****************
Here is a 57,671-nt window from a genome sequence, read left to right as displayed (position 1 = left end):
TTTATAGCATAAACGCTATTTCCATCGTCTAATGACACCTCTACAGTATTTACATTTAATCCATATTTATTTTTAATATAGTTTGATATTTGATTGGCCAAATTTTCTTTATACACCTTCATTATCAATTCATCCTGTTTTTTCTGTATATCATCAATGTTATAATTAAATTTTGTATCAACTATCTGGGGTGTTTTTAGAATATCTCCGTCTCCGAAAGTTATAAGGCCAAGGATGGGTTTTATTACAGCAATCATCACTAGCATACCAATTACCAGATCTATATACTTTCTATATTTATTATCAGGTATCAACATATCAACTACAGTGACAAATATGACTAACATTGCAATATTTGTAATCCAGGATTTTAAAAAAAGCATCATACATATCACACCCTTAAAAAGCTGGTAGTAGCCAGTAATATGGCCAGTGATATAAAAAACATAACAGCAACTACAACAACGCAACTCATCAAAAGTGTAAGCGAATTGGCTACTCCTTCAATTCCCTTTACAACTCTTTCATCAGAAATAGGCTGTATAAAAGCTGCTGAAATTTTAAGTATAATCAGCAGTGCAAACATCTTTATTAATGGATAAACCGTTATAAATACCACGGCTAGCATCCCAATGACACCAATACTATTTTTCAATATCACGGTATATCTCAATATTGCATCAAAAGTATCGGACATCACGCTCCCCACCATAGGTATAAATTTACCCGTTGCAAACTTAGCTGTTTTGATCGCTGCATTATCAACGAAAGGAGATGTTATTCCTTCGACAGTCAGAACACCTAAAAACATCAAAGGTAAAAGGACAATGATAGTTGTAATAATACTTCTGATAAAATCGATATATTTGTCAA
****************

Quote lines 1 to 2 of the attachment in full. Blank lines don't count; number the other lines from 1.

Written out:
Here is a 57,671-nt window from a genome sequence, read left to right as displayed (position 1 = left end):
TTTATAGCATAAACGCTATTTCCATCGTCTAATGACACCTCTACAGTATTTACATTTAATCCATATTTATTTTTAATATAGTTTGATATTTGATTGGCCAAATTTTCTTTATACACCTTCATTATCAATTCATCCTGTTTTTTCTGTATATCATCAATGTTATAATTAAATTTTGTATCAACTATCTGGGGTGTTTTTAGAATATCTCCGTCTCCGAAAGTTATAAGGCCAAGGATGGGTTTTATTACAGCAATCATCACTAGCATACCAATTACCAGATCTATATACTTTCTATATTTATTATCAGGTATCAACATATCAACTACAGTGACAAATATGACTAACATTGCAATATTTGTAATCCAGGATTTTAAAAAAAGCATCATACATATCACACCCTTAAAAAGCTGGTAGTAGCCAGTAATATGGCCAGTGATATAAAAAACATAACAGCAACTACAACAACGCAACTCATCAAAAGTGTAAGCGAATTGGCTACTCCTTCAATTCCCTTTACAACTCTTTCATCAGAAATAGGCTGTATAAAAGCTGCTGAAATTTTAAGTATAATCAGCAGTGCAAACATCTTTATTAATGGATAAACCGTTATAAATACCACGGCTAGCATCCCAATGACACCAATACTATTTTTCAATATCACGGTATATCTCAATATTGCATCAAAAGTATCGGACATCACGCTCCCCACCATAGGTATAAATTTACCCGTTGCAAACTTAGCTGTTTTGATCGCTGCATTATCAACGAAAGGAGATGTTATTCCTTCGACAGTCAGAACACCTAAAAACATCAAAGGTAAAAGGACAATGATAGTTGTAATAATACTTCTGATAAAATCGATATATTTGTCAA